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    I would highly recommend Cakewalk Pro Audio 9, this is a *very* powerful MIDI/Audio sequncing program which I have used for years, and I love it.

    The only problem is that you can only buy it on places like ebay as Cakewalk doesn't sell Pro Auio 9 any more. :(
  6. CyberCat

    CyberCat Active Member

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  7. bigbaddave81

    bigbaddave81 New Member

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    acid is definitely one of the most basic software that is available, although its not directly used for multitrack recording, i know a few people who use it. I started working at a studio this summer though and they use logic 5.5, although version upgrades are no longer available for pc, take a look into it. It will give more of the basic hands on necessities before you delve into the world of protools. I would also choose sonar 3 over cubase just because the interface is a little more easy to learn in my opinion.
  8. Graeme

    Graeme New Member

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    It's all a matter of personal preference, of course, but I find Logic to be anything but logical and I would say it was not a good choice as an upgrade path (particularly since, as you have mentioned, no further developement is going to take place on the Windows/PC platform - why start using something which is obsolescent?).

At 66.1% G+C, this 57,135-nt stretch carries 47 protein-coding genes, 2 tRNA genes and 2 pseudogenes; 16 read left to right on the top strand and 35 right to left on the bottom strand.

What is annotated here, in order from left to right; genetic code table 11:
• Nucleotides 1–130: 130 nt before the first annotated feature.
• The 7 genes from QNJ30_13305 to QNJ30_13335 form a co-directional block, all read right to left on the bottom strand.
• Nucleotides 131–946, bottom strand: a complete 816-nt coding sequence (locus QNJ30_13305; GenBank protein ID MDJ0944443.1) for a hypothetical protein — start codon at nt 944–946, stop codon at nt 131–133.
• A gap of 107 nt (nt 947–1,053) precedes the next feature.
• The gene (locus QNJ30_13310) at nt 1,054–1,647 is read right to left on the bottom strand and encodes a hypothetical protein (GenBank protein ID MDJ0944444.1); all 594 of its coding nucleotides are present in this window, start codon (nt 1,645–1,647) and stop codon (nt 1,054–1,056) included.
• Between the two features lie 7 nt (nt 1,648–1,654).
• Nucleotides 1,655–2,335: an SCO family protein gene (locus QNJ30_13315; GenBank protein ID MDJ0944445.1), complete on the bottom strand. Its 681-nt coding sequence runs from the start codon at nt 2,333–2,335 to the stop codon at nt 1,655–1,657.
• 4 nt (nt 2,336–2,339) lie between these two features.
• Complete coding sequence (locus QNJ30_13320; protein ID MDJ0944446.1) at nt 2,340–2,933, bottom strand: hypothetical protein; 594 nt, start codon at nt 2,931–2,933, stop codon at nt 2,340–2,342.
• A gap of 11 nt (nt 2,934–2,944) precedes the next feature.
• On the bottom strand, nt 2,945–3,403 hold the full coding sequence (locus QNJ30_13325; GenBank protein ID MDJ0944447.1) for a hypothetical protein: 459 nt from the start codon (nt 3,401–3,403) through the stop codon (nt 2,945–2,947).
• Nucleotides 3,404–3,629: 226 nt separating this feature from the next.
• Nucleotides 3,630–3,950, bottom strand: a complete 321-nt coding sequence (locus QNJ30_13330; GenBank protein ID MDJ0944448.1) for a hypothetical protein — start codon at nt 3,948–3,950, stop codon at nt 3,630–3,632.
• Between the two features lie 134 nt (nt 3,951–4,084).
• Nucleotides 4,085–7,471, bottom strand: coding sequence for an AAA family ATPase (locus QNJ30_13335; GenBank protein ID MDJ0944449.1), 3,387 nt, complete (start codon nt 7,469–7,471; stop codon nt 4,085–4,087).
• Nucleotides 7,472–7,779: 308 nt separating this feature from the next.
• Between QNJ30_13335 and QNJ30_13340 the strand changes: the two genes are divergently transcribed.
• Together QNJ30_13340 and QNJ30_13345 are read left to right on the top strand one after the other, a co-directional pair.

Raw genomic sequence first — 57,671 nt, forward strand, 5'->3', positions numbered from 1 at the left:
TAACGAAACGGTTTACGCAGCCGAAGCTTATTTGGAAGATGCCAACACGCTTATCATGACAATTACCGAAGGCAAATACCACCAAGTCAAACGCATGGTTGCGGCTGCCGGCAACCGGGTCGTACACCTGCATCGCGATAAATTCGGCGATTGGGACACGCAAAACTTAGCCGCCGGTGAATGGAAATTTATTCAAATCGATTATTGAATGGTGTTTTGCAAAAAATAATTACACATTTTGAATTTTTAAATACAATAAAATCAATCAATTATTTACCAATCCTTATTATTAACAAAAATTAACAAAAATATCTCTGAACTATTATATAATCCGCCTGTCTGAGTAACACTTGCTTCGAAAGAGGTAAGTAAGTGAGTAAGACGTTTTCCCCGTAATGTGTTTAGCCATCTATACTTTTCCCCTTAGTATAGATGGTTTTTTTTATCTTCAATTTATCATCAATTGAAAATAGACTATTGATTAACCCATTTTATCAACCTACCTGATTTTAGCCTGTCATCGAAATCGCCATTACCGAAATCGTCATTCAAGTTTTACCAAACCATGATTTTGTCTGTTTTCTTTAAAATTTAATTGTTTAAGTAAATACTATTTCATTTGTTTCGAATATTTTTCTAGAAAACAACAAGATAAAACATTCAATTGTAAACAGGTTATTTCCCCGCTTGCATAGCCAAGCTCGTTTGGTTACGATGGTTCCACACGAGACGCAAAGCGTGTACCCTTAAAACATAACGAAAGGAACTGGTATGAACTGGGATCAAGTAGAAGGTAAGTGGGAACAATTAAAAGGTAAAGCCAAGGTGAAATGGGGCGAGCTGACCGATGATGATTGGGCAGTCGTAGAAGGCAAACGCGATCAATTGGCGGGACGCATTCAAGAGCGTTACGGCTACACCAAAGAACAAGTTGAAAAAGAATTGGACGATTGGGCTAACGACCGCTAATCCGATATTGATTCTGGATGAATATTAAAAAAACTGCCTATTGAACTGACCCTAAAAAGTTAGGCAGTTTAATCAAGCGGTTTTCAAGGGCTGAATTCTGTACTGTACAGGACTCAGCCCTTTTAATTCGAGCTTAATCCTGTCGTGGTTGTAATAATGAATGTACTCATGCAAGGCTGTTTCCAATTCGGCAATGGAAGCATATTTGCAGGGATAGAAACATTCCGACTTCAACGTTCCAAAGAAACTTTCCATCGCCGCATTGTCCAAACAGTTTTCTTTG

However, I still think we are missing the point here. The statement was;

    "I need to be able to create a high quality, detailed sound as close to a final production (record album) as possible."

    Merely changing to another software is not going to automatically lead to this Utopian dream - there's so much more to recording than the equipment/software used, as I outlined in my last post.

    I agree, Acid (inasmuch as I know little about it) is not the most sophisticated software around - but we're not really talking about a sophisticated music either. Even more to the point, tonytob - on his own admission - has still not fully explored its capabilities.